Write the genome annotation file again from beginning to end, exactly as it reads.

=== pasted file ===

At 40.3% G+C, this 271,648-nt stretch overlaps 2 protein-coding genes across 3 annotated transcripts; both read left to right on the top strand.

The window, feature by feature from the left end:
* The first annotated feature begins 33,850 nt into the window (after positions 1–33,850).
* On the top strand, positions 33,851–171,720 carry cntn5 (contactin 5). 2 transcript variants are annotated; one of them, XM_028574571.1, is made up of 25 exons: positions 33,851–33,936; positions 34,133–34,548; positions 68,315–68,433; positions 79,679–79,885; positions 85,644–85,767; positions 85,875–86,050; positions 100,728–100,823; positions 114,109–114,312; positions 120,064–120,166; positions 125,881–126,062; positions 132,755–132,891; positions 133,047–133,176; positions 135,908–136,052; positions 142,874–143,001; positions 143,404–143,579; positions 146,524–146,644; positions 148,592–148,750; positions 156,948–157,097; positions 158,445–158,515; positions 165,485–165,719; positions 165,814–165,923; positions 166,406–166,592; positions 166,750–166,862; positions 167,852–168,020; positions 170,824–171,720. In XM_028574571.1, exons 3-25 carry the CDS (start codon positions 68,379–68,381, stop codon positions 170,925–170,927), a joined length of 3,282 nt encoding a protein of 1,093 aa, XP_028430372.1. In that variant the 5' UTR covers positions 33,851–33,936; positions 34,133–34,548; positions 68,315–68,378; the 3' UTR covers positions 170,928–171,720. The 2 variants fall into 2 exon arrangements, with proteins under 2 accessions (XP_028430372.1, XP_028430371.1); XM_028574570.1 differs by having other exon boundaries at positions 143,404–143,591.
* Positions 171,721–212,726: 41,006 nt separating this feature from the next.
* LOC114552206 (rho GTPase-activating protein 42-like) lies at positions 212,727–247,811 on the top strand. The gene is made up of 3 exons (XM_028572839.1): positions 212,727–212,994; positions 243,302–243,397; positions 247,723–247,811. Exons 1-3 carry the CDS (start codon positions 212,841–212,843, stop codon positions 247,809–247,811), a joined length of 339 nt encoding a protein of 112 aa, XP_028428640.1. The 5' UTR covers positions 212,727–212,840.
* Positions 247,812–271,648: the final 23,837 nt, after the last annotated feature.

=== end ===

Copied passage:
At 40.3% G+C, this 271,648-nt stretch overlaps 2 protein-coding genes across 3 annotated transcripts; both read left to right on the top strand.

The window, feature by feature from the left end:
* The first annotated feature begins 33,850 nt into the window (after positions 1–33,850).
* On the top strand, positions 33,851–171,720 carry cntn5 (contactin 5). 2 transcript variants are annotated; one of them, XM_028574571.1, is made up of 25 exons: positions 33,851–33,936; positions 34,133–34,548; positions 68,315–68,433; positions 79,679–79,885; positions 85,644–85,767; positions 85,875–86,050; positions 100,728–100,823; positions 114,109–114,312; positions 120,064–120,166; positions 125,881–126,062; positions 132,755–132,891; positions 133,047–133,176; positions 135,908–136,052; positions 142,874–143,001; positions 143,404–143,579; positions 146,524–146,644; positions 148,592–148,750; positions 156,948–157,097; positions 158,445–158,515; positions 165,485–165,719; positions 165,814–165,923; positions 166,406–166,592; positions 166,750–166,862; positions 167,852–168,020; positions 170,824–171,720. In XM_028574571.1, exons 3-25 carry the CDS (start codon positions 68,379–68,381, stop codon positions 170,925–170,927), a joined length of 3,282 nt encoding a protein of 1,093 aa, XP_028430372.1. In that variant the 5' UTR covers positions 33,851–33,936; positions 34,133–34,548; positions 68,315–68,378; the 3' UTR covers positions 170,928–171,720. The 2 variants fall into 2 exon arrangements, with proteins under 2 accessions (XP_028430372.1, XP_028430371.1); XM_028574570.1 differs by having other exon boundaries at positions 143,404–143,591.
* Positions 171,721–212,726: 41,006 nt separating this feature from the next.
* LOC114552206 (rho GTPase-activating protein 42-like) lies at positions 212,727–247,811 on the top strand. The gene is made up of 3 exons (XM_028572839.1): positions 212,727–212,994; positions 243,302–243,397; positions 247,723–247,811. Exons 1-3 carry the CDS (start codon positions 212,841–212,843, stop codon positions 247,809–247,811), a joined length of 339 nt encoding a protein of 112 aa, XP_028428640.1. The 5' UTR covers positions 212,727–212,840.
* Positions 247,812–271,648: the final 23,837 nt, after the last annotated feature.